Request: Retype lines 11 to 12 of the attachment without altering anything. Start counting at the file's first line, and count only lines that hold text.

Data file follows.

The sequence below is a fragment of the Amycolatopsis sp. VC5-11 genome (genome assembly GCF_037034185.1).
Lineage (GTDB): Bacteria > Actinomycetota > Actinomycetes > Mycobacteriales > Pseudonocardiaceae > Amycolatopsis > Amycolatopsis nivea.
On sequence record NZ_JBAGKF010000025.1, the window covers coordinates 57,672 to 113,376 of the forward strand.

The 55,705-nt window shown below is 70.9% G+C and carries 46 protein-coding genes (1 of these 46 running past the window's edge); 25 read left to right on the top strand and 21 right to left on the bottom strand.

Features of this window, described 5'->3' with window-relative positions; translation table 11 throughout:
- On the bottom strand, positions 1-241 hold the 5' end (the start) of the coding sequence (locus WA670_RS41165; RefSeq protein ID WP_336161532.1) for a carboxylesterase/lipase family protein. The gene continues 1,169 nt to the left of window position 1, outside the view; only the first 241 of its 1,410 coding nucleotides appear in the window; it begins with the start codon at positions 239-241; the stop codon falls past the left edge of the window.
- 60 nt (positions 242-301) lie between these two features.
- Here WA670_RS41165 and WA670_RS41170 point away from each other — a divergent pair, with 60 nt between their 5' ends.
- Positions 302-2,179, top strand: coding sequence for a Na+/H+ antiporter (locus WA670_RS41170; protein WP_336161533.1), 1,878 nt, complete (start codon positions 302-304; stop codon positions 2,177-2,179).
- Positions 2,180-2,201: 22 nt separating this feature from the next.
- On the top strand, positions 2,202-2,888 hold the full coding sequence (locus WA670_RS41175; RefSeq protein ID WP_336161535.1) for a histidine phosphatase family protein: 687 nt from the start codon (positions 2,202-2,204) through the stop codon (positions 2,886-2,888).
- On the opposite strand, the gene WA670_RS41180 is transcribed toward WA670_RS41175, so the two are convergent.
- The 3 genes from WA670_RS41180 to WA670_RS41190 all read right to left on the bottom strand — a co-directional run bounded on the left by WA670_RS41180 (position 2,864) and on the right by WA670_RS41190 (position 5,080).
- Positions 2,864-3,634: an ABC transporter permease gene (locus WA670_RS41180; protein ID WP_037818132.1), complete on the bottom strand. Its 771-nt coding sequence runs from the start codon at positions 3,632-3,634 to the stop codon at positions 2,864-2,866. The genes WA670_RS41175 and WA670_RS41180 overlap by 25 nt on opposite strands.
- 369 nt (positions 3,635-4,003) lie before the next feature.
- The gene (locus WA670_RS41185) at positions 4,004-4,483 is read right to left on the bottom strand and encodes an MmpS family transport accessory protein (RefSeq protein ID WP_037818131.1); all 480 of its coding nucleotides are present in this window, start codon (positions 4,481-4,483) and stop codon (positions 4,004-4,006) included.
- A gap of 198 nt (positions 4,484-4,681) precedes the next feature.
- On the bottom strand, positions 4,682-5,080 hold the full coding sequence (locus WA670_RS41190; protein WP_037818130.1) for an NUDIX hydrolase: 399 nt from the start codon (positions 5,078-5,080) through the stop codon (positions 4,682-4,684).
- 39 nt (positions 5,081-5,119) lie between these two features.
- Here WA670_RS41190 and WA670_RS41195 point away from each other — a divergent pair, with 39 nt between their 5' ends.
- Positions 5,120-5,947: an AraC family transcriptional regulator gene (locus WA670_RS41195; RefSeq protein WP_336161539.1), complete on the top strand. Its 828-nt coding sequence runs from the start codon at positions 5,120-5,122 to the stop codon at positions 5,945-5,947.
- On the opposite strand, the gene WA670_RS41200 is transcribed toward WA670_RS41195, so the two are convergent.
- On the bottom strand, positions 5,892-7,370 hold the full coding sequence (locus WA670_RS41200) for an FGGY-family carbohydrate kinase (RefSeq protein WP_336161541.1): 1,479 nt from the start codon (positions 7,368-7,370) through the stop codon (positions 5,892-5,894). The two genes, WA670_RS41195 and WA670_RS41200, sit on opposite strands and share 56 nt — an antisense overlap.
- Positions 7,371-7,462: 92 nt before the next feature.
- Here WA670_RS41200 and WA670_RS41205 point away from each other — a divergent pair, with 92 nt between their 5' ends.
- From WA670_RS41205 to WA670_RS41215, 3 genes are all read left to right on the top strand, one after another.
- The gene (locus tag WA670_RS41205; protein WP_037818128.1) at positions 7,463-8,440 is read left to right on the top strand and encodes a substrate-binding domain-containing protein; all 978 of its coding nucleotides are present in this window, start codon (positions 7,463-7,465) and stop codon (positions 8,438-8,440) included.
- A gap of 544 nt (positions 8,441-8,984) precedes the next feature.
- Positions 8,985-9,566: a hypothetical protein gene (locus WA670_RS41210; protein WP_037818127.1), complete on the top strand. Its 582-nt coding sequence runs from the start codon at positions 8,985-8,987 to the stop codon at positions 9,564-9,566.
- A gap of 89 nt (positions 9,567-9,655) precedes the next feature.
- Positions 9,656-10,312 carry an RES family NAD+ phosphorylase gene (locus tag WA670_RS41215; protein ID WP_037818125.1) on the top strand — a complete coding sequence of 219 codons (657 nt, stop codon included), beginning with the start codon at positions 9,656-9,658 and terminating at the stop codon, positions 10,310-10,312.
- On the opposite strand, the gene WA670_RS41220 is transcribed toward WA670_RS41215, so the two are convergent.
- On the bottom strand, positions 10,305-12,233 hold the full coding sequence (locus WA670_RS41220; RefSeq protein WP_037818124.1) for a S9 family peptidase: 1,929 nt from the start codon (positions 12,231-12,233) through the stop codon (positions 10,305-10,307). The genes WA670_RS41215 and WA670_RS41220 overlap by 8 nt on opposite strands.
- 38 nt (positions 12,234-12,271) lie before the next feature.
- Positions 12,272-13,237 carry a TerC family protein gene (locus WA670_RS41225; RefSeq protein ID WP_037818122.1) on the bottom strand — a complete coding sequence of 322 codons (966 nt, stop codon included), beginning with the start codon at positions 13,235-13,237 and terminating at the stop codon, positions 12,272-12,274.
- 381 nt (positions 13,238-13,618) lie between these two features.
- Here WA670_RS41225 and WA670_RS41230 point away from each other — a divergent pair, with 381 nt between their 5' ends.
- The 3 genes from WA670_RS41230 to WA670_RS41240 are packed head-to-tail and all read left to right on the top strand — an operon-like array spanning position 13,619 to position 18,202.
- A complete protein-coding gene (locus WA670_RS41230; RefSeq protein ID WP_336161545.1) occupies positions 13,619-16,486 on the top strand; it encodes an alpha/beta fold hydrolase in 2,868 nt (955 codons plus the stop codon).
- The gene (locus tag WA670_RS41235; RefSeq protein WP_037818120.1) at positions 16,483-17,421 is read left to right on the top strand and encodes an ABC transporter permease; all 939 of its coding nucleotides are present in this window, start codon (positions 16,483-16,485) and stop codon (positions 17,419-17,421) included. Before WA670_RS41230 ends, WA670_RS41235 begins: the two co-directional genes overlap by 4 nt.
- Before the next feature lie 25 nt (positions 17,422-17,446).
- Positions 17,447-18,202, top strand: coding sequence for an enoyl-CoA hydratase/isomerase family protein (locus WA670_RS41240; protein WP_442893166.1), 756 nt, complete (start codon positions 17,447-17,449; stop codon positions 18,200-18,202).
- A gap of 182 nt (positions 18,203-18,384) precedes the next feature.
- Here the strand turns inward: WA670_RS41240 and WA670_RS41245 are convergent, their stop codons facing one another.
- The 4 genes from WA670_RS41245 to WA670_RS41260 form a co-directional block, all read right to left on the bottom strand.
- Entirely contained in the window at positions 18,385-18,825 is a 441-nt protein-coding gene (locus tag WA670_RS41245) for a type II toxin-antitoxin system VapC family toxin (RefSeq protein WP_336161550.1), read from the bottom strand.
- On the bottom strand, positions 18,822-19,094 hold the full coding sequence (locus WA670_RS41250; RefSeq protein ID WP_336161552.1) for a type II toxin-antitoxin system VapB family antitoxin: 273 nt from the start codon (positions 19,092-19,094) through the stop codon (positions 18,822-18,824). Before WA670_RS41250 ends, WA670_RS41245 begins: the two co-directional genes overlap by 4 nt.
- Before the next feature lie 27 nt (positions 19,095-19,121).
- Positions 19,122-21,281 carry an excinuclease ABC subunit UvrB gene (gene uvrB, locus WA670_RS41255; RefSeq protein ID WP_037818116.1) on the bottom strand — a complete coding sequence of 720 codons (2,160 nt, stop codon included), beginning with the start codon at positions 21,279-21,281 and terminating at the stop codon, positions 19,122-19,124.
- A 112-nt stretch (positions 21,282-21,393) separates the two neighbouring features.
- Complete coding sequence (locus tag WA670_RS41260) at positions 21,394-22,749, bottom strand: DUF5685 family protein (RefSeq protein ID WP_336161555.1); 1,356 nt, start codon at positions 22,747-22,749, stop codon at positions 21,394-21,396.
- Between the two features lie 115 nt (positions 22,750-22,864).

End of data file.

- On the top strand, positions 2,202-2,888 hold the full coding sequence (locus WA670_RS41175; RefSeq protein ID WP_336161535.1) for a histidine phosphatase family protein: 687 nt from the start codon (positions 2,202-2,204) through the stop codon (positions 2,886-2,888).
- On the opposite strand, the gene WA670_RS41180 is transcribed toward WA670_RS41175, so the two are convergent.